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On Tuesday, I participated in what will likely be my last show with RAW Artists. I have done four of them, and in the future I’ll write up a post about my thoughts on RAW overall- generally positive things. These shows have been a very positive experience for me, and I’m so glad I did them!

This show was located in Columbus, Ohio, only about an hour away from where I currently live. For every show done in a home city, RAW offers its artists a complimentary show in another city. This show was one of two comp shows I had available this year; I used the other last month in Indianapolis.

While Indianapolis was a very profitable show, I can’t say the same for Columbus, though it was still a mostly pleasant experience. I’ve gone 50/50 on shows with RAW being profitable. I did at least make back my expenses, so I didn’t lose anything by attending. It was very disappointing, though, I won’t lie.

There are quite a few factors I think contributed to this show not being as successful as the last.

First, and I think most importantly, this show was full of incredible artists. Don’t get me wrong, every show I’ve participated in has been full of really great artists. But this show in particular was very impressive. I felt really outclassed.

Also notable was the fact that I was right across from another digital artist, which was actually a first for me at these shows. Not that they don’t bring in digital artists to RAW, because they definitely do, I just haven’t really seen any at any of the shows I’ve personally participated in. I was across from Andrew Thompson, and seriously, check out his work because it’s awesome. I’m a fan.

But what I really think was the nail in my wallet’s coffin for this show was the lack of emphasis on my prints. In every show I’ve worked, my prints are what goes. Which makes sense- my large pieces aren’t “originals,” even if the framing/presentation is what makes them unique. So I don’t usually expect to sell those (and figure if I do, it’s a bonus). Which is fine with me; they decorate my home when they’re not on display!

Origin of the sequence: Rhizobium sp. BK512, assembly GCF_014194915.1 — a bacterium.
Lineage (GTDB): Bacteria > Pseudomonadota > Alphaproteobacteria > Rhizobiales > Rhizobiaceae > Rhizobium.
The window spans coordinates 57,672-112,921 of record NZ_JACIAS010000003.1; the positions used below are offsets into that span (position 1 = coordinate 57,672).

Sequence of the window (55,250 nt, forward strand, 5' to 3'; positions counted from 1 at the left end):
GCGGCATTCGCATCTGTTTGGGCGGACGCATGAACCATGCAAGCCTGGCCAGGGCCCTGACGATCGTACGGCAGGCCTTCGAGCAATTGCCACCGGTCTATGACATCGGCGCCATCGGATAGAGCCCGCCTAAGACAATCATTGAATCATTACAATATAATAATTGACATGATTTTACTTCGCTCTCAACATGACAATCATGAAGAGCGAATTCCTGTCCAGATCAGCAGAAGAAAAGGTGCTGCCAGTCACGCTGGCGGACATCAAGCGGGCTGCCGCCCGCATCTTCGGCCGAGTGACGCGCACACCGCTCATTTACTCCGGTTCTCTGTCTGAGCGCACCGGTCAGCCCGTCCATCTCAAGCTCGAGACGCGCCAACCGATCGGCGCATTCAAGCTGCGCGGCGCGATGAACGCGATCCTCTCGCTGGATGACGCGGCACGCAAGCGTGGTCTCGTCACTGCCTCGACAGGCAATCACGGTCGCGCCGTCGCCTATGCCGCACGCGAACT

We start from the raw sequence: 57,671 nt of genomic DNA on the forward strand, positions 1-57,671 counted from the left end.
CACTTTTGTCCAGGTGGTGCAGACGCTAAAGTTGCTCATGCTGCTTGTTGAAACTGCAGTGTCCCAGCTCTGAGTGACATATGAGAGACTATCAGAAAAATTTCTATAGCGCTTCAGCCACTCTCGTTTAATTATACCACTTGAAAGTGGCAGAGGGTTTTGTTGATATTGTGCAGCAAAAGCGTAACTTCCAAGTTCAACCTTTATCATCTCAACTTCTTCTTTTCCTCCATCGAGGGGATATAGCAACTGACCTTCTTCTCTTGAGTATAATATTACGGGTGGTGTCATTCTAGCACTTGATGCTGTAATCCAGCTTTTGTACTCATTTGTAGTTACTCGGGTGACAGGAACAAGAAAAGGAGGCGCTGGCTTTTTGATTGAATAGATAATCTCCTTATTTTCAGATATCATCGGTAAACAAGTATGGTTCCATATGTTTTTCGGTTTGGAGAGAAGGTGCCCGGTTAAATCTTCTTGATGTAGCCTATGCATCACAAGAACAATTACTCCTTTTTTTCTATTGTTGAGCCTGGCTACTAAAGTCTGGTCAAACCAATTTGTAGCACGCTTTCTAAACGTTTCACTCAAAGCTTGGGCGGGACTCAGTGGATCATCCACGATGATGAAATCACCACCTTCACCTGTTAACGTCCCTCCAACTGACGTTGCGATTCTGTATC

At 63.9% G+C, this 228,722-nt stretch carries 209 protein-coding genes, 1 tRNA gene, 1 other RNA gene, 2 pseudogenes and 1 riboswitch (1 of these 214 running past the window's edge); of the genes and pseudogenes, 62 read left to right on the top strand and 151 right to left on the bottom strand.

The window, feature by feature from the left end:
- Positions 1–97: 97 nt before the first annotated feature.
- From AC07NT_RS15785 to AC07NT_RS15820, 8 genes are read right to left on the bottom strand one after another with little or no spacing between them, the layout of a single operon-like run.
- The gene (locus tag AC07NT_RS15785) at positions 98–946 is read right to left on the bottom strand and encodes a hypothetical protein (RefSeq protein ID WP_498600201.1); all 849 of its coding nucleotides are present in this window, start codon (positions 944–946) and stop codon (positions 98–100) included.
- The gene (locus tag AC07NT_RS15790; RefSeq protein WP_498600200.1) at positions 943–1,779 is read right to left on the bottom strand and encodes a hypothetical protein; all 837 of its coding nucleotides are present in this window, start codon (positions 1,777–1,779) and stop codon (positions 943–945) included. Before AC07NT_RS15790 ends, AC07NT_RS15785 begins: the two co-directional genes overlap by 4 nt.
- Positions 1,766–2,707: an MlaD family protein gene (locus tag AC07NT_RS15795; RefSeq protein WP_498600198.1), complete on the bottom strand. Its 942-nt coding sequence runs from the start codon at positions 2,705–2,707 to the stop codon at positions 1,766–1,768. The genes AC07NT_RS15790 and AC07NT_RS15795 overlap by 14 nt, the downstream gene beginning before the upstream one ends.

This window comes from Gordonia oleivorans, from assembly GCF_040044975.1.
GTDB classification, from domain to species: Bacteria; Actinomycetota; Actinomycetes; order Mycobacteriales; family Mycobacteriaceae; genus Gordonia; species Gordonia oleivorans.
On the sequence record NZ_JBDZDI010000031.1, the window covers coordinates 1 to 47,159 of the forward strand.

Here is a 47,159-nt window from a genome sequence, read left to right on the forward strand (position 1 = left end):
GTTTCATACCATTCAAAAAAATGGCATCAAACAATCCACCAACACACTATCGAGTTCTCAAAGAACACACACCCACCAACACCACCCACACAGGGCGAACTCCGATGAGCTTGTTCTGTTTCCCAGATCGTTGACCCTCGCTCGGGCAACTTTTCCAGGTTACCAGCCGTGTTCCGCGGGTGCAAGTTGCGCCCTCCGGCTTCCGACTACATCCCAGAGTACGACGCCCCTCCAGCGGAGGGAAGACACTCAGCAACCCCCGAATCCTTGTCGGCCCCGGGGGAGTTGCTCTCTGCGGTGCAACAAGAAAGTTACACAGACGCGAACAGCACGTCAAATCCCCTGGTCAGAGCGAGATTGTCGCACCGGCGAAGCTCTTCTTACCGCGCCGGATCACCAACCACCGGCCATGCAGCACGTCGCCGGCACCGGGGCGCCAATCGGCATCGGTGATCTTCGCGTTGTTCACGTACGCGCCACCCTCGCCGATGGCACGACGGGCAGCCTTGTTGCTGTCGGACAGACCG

The baby is just a cute bonus (his name is Augustus).

But it’s my smaller prints that usually sell.

There wasn’t as much space in this venue as there was in Indianapolis. It made for more of a nice, personal gallery feel, but it also left less space for a display table. While my Indianapolis setup looked like this…


… my Columbus setup looked like this.


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I’m actually quite pleased with how it turned out. Each show with RAW has presented its own set of challenges in setting up, and I like the way my presentation turned out this time. But there’s a pretty significant difference in table space, and thus a pretty significant difference in emphasis on my prints for sale. It was so crowded, a lot of people didn’t seem to notice my little table advertising my prints and business cards. Later in the evening, I did grab a display rack from my car to put up some of my 8×10 prints, which I think helped a bit. I’ve noticed people like to look through things, to be able to touch and sort through their options before deciding to buy. I may have done better placing my table in the middle and making my 8×10 and 4×6 displays much more prominent. There’s no way to know for sure. But I think emphasis on my prints at any shows I do going forward will need to be a priority.

Speaking of my table, this blog post wouldn’t feel complete without mention of my biggest frustration of the evening… My table being used as a bar table. Pretty much all night. Yeah, not cool, really disrespectful. People were actually pushing my things out of the way to set down their drinks, or rest their arms, or whatever else they needed to set down. I later discovered a ring from someone’s beer bottle staining my tablecloth- my own tablecloth that I brought, not the venue’s- and ruining several of my $1 stickers. At least some of the people who decided my space belonged to them were thoughtful enough to push my things out of the way before setting their stuff down, I guess?

Yeah, I know. The correct answer was to be assertive and ask them to move. But as someone who struggles with some social anxiety (which makes events like this a bit hard to begin with), that’s really difficult for me to do.

So, that’s about it. Overall I really did enjoy the show. The performances were absolutely fantastic, the other artists who were there were amazing, and it was a really fun atmosphere. RAW shows usually are. I’m not complaining about the experience, because I definitely did enjoy it! And I met and made connections with a lot of people, which is always a good thing. Still, it’s interesting to analyze what worked and what didn’t for me, from a marketing/sales perspective.

If you missed out on getting prints, you can pick them up from my Etsy store any time!

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